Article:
It might have been interesting to have seen the works paired directly with their inspirational counterpart, but hearing the progression of Debussy’s original twelve etudes in direct sequence, in my opinion, better prepared the audience by giving a framework to identify and appreciate the various types of inspiration and influence employed by the commissioned works. It is rare that a solo piano recital of this length can maintain my interest throughout, but the quality of Robson’s performance and the strength of the music was certainly worthy of the audience’s attention. And from what I could hear in muffled murmurs around the hall between pieces, Piano Spheres has succeeded in building an audience that is willing to give that attention, and which is appreciative of the talent presented.
Sunday evening found me listening to the familiar rumble of bass frequencies through walls as I passed through security at The Hollywood Bowl. William Brittelle, Wye Oak, and the Metropolis Ensemble had just begun their set, a collection of songs exploring secular spirituality titled Spiritual America that Brittelle composed in collaboration with the band, the ensemble, and an impressively long list of presenters and producers.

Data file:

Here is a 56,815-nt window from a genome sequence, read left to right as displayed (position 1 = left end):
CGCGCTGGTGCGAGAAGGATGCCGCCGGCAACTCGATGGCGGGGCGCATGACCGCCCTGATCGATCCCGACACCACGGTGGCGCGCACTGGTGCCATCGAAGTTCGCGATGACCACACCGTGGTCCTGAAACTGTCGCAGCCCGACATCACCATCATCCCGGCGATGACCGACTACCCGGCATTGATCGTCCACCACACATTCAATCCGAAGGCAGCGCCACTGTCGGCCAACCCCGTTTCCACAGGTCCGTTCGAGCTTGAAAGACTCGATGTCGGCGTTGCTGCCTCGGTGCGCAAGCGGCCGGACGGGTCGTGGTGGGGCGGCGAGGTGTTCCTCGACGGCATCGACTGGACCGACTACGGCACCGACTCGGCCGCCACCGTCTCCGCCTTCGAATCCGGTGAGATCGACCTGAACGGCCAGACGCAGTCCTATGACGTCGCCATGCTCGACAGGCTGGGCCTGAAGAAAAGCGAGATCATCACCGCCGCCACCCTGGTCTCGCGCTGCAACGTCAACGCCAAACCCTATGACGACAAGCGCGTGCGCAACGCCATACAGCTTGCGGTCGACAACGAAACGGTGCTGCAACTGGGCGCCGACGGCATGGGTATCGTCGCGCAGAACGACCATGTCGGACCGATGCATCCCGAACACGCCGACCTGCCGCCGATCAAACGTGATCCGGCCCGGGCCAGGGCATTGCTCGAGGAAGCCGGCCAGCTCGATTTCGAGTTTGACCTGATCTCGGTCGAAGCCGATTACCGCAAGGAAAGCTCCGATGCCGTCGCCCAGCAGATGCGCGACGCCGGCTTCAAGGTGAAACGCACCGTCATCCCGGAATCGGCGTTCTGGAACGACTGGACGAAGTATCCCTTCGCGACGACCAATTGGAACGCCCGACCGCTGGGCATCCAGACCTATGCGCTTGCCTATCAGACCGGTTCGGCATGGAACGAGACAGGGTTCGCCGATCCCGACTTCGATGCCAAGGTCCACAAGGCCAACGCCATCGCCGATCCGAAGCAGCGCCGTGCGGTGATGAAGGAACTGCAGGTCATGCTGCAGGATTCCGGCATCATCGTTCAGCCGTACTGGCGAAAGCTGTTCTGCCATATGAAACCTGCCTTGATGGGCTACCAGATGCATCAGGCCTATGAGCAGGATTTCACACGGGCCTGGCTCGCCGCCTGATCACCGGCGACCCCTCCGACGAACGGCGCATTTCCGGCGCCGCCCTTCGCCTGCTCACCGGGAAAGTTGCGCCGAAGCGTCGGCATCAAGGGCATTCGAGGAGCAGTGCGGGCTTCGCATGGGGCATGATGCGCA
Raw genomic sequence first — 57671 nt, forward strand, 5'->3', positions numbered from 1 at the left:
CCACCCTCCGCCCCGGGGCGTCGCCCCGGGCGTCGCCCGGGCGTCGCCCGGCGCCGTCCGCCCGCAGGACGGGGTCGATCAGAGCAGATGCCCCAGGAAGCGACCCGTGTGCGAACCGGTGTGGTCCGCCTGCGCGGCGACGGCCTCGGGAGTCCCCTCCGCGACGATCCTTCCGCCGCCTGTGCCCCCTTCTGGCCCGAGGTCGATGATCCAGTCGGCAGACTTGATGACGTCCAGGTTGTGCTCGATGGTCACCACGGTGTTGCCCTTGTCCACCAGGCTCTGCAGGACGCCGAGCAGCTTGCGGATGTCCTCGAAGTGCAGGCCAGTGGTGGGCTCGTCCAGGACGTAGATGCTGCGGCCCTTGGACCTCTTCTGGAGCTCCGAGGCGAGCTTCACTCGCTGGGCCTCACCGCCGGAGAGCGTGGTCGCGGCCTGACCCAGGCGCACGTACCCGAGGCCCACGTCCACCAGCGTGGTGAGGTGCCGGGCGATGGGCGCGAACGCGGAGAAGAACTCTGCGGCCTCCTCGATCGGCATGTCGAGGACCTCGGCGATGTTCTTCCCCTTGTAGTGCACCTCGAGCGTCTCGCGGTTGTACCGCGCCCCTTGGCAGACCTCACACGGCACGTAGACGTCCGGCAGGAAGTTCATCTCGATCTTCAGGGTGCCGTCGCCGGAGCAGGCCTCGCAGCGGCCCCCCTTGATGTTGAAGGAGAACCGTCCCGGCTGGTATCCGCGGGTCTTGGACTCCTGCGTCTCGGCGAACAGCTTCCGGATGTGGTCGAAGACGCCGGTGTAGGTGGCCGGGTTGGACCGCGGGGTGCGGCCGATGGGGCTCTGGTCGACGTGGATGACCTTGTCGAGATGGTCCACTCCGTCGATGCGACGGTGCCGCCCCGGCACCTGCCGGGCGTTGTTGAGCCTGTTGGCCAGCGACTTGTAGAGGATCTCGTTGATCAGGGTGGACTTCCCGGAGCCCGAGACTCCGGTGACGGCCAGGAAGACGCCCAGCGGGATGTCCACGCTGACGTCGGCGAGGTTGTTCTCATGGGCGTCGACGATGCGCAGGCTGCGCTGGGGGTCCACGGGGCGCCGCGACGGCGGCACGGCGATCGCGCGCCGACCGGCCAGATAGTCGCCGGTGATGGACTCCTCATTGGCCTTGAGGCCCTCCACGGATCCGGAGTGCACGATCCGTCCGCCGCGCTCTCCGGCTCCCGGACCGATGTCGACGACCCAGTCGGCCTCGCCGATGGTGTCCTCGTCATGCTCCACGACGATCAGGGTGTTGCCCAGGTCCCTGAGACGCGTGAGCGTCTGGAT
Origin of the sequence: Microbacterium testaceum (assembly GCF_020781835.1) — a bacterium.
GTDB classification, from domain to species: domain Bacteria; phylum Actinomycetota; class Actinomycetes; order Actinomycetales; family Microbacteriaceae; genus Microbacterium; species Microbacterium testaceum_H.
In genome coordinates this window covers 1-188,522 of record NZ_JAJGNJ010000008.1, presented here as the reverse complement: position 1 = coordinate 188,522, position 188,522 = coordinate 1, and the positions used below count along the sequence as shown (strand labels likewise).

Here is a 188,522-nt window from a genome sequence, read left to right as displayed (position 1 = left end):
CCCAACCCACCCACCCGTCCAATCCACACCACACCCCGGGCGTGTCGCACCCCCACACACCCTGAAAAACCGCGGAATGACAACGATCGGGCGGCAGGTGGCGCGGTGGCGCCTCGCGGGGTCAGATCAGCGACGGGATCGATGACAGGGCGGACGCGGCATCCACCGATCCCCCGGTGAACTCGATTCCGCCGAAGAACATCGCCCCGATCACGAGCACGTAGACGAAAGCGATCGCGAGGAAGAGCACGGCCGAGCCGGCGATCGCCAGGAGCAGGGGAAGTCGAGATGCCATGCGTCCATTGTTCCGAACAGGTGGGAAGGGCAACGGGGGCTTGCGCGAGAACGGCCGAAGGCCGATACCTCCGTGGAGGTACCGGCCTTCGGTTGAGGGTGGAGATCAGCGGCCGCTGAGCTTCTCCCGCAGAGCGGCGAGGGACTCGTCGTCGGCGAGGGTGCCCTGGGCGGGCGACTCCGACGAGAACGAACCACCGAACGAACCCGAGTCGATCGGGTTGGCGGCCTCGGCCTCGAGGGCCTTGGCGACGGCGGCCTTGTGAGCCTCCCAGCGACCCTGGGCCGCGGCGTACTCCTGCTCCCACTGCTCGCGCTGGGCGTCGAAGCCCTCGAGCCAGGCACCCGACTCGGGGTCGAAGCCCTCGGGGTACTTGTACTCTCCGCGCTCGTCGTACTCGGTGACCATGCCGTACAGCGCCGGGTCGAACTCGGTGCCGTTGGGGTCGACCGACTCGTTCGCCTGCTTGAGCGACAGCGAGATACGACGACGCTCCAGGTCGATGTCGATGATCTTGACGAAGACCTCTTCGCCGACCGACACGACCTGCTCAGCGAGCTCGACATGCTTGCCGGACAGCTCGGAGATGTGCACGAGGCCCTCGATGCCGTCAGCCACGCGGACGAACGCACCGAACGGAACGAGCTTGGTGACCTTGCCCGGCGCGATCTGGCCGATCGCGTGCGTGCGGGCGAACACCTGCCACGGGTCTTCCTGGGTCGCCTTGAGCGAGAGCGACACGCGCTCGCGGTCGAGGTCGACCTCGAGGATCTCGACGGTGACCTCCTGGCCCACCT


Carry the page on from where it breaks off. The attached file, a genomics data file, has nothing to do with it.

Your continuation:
Three days previously I had played a set opening for Metropolis Ensemble’s bassist, Evan Runyon, whose bowed strings were now being broadcast to the 17,000 in attendance, largely drawn by Bon Iver’s collaboration with TU Dance. Being far more used to the not-at-all-hard-to-get-into venues associated with the experimental and contemporary classical music scenes, I was a bit embarrassed to have misjudged my arrival and missed the first song. But even hearing the bass from a contemporary music ensemble cum indie rock band cut through the walls at a venue like the bowl felt in many ways like a win for this scene under the underground.